Present: C. Bischoff, P. Bloniarz, B. Bosco, N. Claiborne, S. Coon, J. Doellefeld,
F. Hauser, S.B. Kim, J. Logan, D. McCaffrey, J. McNamara, S. Phillips, C. Pearce,
J. Pomeroy, M. Pryse, M. Range, C. Santiago, B. Shadrick, S. Stern, E. Wulfert
(Chair), R. Farrell (Recorder)
1. Approval of Minutes: The Minutes of February 20, 2003 were approved
2. President's Report: Provost Carlos E. Santiago gave the President's Report.
Dr. Santiago stressed that UAlbany still faces very serious budget issues for next year and that, even with the proposed $1200 increase in undergraduate tuition, the University will still face a 6% budget cut over the next two academic years. Additionally, any diminution in the proposed tuition hike could increase the necessary budget cuts to as high as 10% over the next two years. In spite of this situation, a limited number of new faculty hires are still being approved, in accordance with the Strategic Plan of the University. The Provost continues to meet with the University Resources and Priorities Advisory Committee (URPAC) weekly, and URPAC itself will interview the vice presidents and several deans in the next weeks to discuss their budget reduction plans.
At the same time, the Provost was able to announce confirmation from Senator Schumer's office of a $1.5 million allocation from the Department of Justice, to be shared with the New York State Police, for the new joint graduate program in forensics.
Finally, Dr. Santiago explained that, ever since the attacks of 9/11, an emergency preparedness plan has been in effect at the University. Further, as the situation in Iraq moved toward war, increases in security measures were discussed and implemented at the University, as deemed necessary. Now that the war in Iraq has begun, there is concern for the safety of students from the Middle-East, and for the emotional well-being of other students who may have family or close friends directly involved in the conflict. Students who believe themselves to be threatened should be referred immediately to the University Police Department. At the same time, faculty are asked to be sensitive to the fact that there may other students in real emotional need, and to know that the resources of the Counseling Center and the Affirmative Action Office are available to these students.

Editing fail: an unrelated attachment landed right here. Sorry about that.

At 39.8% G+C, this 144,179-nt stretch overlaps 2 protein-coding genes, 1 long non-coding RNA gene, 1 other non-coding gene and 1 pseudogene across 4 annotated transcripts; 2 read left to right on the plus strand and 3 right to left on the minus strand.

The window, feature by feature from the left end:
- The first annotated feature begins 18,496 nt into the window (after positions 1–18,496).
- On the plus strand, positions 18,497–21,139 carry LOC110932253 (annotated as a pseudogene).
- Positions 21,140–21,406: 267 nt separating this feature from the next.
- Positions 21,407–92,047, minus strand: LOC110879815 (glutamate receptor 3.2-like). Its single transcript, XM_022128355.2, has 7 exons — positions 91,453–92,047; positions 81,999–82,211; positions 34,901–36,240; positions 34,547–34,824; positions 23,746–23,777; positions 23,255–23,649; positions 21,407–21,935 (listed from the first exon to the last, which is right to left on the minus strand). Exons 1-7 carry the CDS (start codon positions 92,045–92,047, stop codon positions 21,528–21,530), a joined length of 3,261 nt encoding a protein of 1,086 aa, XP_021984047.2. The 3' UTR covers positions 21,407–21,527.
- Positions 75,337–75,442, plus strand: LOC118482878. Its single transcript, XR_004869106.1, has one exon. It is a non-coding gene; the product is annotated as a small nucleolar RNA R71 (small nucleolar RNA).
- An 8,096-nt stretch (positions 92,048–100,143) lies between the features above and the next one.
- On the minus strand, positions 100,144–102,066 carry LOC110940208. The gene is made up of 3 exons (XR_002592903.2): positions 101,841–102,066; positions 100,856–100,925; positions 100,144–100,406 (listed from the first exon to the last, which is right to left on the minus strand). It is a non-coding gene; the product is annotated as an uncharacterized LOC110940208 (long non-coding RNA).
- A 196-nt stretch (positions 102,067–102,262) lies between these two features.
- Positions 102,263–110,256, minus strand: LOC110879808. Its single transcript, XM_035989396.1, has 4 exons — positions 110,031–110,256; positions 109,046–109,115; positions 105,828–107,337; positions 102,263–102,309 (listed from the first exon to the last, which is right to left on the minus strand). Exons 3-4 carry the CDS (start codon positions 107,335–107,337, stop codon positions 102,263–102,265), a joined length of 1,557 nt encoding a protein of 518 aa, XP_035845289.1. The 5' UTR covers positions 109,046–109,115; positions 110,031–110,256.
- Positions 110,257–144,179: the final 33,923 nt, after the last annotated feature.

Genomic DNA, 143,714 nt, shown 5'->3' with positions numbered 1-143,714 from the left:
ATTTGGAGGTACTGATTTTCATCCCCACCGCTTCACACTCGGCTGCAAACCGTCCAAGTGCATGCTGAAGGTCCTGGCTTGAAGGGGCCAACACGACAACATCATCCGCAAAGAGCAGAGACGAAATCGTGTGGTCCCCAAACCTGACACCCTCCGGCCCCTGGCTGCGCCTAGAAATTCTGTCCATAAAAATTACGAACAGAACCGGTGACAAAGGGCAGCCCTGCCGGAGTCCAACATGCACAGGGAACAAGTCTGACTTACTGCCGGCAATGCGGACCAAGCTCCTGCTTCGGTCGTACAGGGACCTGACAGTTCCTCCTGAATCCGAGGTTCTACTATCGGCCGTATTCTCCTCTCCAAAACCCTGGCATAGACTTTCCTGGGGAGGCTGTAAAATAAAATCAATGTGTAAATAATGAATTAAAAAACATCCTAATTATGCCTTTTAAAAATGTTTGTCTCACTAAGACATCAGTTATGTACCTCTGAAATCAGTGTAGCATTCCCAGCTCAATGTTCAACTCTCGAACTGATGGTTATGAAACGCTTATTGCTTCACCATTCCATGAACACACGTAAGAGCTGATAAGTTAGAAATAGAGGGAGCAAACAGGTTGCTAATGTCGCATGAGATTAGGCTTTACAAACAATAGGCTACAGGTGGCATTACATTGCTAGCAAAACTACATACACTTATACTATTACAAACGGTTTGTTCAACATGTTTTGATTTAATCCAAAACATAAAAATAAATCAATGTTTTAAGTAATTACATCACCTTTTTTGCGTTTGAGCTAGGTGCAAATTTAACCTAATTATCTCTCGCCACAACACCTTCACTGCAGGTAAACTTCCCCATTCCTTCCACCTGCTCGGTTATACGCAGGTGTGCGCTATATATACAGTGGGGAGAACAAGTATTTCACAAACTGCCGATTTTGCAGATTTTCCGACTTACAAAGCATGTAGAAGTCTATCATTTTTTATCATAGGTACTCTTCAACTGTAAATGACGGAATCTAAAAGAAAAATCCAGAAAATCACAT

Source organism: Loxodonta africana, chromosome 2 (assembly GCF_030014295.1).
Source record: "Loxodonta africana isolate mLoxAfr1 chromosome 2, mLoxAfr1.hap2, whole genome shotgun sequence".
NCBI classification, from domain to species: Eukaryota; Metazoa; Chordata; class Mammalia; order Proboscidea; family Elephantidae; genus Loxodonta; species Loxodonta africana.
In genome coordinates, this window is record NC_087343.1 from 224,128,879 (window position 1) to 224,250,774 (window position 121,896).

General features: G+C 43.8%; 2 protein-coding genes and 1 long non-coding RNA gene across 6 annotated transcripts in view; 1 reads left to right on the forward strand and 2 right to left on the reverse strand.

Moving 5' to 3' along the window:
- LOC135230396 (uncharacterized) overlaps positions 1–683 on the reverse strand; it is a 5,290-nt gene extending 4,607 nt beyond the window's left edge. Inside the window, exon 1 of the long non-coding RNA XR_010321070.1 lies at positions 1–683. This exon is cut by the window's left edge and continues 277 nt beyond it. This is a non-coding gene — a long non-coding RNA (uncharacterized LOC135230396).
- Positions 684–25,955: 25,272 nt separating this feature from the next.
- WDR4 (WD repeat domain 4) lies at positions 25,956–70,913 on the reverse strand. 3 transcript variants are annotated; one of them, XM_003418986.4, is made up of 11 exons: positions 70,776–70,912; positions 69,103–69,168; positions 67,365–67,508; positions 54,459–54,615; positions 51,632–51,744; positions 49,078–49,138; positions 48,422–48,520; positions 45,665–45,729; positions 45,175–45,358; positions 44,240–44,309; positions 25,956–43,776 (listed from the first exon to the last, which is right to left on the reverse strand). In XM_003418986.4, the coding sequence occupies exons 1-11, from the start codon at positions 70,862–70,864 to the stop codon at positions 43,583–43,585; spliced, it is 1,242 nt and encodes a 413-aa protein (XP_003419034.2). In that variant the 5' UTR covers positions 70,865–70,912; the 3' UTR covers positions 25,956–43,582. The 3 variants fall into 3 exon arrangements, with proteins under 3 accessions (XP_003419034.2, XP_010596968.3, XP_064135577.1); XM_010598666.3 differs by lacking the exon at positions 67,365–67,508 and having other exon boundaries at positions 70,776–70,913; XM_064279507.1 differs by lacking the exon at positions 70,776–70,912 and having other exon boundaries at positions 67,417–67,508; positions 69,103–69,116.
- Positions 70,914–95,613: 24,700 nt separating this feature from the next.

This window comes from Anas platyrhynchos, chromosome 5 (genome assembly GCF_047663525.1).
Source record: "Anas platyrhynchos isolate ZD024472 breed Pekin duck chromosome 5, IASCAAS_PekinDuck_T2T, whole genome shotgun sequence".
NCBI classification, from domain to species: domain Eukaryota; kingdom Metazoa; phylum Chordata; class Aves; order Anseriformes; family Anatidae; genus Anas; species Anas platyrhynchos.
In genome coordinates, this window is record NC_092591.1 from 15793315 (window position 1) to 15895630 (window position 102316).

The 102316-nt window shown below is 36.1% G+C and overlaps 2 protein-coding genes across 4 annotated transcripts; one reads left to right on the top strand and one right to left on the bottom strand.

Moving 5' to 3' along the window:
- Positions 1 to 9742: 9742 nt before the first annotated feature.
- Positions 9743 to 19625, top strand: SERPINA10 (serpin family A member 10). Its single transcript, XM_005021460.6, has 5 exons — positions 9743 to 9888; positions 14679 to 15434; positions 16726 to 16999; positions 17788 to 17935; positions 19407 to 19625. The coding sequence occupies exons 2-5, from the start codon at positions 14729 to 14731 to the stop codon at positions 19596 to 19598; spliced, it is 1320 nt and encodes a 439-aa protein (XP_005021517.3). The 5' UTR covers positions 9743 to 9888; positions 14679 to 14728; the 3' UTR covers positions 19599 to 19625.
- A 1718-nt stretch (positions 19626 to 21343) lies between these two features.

3. Chair's Report:
Professor Wulfert reported that the "Recommended Policy Framework on Responding to Misconduct in Research and Scholarship" has been approved unanimously in the Senate. The feedback from the Council members was both relevant and important, and was most helpful in creating the presentation to the Senate.
4. Report from EPC Representatives to URPAC:
Professor Logan stated that, as the Provost had reported earlier, the budget reductions now being considered are more serious than first suggested, and the real implications would probably not be known until later in this semester.
Professor Wulfert asked if a breakdown of the University's budget could be made accessible on the UAlbany web site. Dr. Santiago replied that it is public information and agreed that, excluding any confidential information, there could be some data published on the University's web-site, including budget, personnel, and research summaries. The possibility of a historical context being accessible was also discussed, showing the fluctuation of the number of faculty members versus students over certain periods of time. The matter will be referred to Finance and Business for implementation.
5. Old Business:
Professor Wulfert brought up for discussion the proposition from a previous meeting regarding the development of a faculty forum concerning the impact on, and the contributions to UAlbany from research centers, as well as their relationships to the University as a whole. Professor Wulfert voiced the concern that no clear objectives for such a faculty forum seem to have been voiced by EPC. She asked for possible themes and/or strategies to help ensure a productive exchange of information. She asked further whether such a forum should include just SEMATECH, as originally suggested, or additional units such as the School of Public Health, the Center for Genomics, or ASRC, i.e., joint academic ventures and centers that share a research structure with the University at Albany. A very full discussion followed.